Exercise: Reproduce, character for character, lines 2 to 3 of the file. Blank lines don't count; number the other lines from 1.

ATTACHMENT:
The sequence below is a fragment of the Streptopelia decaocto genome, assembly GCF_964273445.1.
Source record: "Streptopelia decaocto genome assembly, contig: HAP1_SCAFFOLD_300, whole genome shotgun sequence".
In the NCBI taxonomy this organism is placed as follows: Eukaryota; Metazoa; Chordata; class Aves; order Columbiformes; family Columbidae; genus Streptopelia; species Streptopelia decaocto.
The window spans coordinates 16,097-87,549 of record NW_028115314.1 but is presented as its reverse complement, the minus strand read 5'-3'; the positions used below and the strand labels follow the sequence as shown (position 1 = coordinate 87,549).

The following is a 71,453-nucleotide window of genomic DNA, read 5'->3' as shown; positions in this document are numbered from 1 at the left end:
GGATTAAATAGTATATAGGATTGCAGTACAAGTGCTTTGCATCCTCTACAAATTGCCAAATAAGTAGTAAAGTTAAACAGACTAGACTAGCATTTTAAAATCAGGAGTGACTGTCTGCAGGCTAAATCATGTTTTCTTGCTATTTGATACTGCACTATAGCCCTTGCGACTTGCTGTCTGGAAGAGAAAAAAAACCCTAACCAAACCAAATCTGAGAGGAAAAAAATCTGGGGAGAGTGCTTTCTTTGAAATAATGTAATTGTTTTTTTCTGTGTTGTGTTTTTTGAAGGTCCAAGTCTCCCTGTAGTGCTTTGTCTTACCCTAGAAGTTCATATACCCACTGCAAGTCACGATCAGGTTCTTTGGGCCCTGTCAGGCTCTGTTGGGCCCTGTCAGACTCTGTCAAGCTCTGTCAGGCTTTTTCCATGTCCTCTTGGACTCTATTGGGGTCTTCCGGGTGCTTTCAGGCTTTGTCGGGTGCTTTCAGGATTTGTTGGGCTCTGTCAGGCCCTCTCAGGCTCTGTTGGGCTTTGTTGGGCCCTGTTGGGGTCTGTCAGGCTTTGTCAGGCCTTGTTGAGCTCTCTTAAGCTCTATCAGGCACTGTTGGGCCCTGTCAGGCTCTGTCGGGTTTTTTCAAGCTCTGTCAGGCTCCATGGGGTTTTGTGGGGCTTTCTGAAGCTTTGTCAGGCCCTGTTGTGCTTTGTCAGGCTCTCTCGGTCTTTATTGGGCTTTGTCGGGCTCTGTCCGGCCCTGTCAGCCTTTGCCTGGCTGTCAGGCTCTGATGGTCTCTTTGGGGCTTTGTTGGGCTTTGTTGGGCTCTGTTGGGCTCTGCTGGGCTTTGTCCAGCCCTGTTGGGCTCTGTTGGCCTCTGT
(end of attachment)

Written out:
Source record: "Streptopelia decaocto genome assembly, contig: HAP1_SCAFFOLD_300, whole genome shotgun sequence".
In the NCBI taxonomy this organism is placed as follows: Eukaryota; Metazoa; Chordata; class Aves; order Columbiformes; family Columbidae; genus Streptopelia; species Streptopelia decaocto.